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Volume 2021 |Article ID 6656498 | https://doi.org/10.1155/2021/6656498

Fengjiao Wang, Ruixing Li, Hua Wang, Hengliang Zhu, Naixue Xiong, "TS-PADM: Anomaly Detection Model of Wireless Sensors Based on Spatial-Temporal Feature Points", Wireless Communications and Mobile Computing, vol. 2021, Article ID 6656498, 10 pages, 2021. https://doi.org/10.1155/2021/6656498

TS-PADM: Anomaly Detection Model of Wireless Sensors Based on Spatial-Temporal Feature Points

Academic Editor: Alessandro Bazzi
Received20 Oct 2020
Revised15 Nov 2020
Accepted14 Mar 2021
Published12 Apr 2021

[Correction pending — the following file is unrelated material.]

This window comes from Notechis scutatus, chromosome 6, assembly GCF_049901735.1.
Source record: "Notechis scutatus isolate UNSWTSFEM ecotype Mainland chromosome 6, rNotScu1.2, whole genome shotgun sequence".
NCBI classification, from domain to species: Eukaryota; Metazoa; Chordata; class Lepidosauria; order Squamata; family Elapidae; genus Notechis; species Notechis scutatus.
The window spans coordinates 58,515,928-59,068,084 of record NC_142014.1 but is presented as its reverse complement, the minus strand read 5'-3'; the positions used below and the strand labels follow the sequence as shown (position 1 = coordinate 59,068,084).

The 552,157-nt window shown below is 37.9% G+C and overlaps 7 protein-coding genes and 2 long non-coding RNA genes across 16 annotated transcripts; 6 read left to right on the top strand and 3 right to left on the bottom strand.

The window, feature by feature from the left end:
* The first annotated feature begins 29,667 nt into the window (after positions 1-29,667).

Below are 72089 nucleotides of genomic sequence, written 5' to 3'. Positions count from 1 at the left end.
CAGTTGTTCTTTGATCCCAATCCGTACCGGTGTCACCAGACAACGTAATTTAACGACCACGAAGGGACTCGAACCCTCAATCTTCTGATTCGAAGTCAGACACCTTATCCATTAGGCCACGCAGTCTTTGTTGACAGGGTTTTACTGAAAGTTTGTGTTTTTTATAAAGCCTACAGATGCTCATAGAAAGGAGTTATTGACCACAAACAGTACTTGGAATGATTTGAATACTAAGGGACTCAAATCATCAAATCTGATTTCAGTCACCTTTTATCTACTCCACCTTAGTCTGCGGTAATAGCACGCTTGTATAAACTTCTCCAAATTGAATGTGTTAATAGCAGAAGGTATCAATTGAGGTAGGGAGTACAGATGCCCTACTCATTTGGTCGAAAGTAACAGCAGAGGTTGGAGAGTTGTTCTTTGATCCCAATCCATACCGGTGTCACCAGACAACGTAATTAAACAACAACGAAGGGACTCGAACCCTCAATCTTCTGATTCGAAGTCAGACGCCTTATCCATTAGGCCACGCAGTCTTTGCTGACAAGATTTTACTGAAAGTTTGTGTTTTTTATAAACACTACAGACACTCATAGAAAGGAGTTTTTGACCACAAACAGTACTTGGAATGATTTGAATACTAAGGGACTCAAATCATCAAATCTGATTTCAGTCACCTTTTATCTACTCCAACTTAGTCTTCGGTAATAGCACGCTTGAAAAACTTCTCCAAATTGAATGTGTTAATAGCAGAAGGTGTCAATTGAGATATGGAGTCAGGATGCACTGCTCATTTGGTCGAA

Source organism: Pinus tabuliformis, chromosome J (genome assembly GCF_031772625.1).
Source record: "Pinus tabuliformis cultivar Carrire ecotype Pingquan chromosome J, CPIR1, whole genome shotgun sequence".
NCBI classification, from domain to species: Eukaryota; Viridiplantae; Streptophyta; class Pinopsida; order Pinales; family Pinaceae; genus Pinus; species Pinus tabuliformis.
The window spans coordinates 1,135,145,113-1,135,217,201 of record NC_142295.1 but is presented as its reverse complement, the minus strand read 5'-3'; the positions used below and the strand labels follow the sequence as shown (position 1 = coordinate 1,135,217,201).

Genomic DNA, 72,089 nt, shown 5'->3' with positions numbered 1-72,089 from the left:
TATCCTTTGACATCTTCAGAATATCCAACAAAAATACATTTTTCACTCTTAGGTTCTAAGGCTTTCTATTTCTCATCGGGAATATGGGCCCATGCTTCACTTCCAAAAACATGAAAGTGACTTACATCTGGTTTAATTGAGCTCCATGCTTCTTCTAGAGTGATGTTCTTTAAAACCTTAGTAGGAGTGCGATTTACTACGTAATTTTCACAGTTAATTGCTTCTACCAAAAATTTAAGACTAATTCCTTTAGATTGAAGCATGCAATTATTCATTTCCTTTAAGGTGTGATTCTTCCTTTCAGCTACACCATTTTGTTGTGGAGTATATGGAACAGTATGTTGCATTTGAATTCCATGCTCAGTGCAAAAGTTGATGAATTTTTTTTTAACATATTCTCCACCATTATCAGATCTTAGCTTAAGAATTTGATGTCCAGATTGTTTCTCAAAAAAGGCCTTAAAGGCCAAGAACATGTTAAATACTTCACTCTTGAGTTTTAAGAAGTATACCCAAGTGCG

In the practical application, sensor data collection is an essential means for the system to perceive the intrinsic features of data. The anomaly detection of data points can improve data quality and explore the potential information of data. The anomaly detection can be classified as two basic types, that is, classification and clustering. Those methods usually depend on the spatial correlation of data and have high computation complexity, so they are not suitable for the smart home and another mini-Internet of Things (IoT) environment. To overcome these problems, we propose a novel method for anomaly detection. In this paper, we first define the temporal and spatial feature of data flows; then, a time series denoising autoencoder (TSDA) is proposed to extract the discriminative high-dimensional characteristics to represent the data points. Moreover, a probability statistics-based anomaly detection model (PADM) was proposed for identifying the abnormal data. Extensive experimental results demonstrated that our method has fewer parameters and is easy to adjust and optimize. More importantly, our approach has higher precision and recall rate than the gradient boosted decision tree and XGBoot.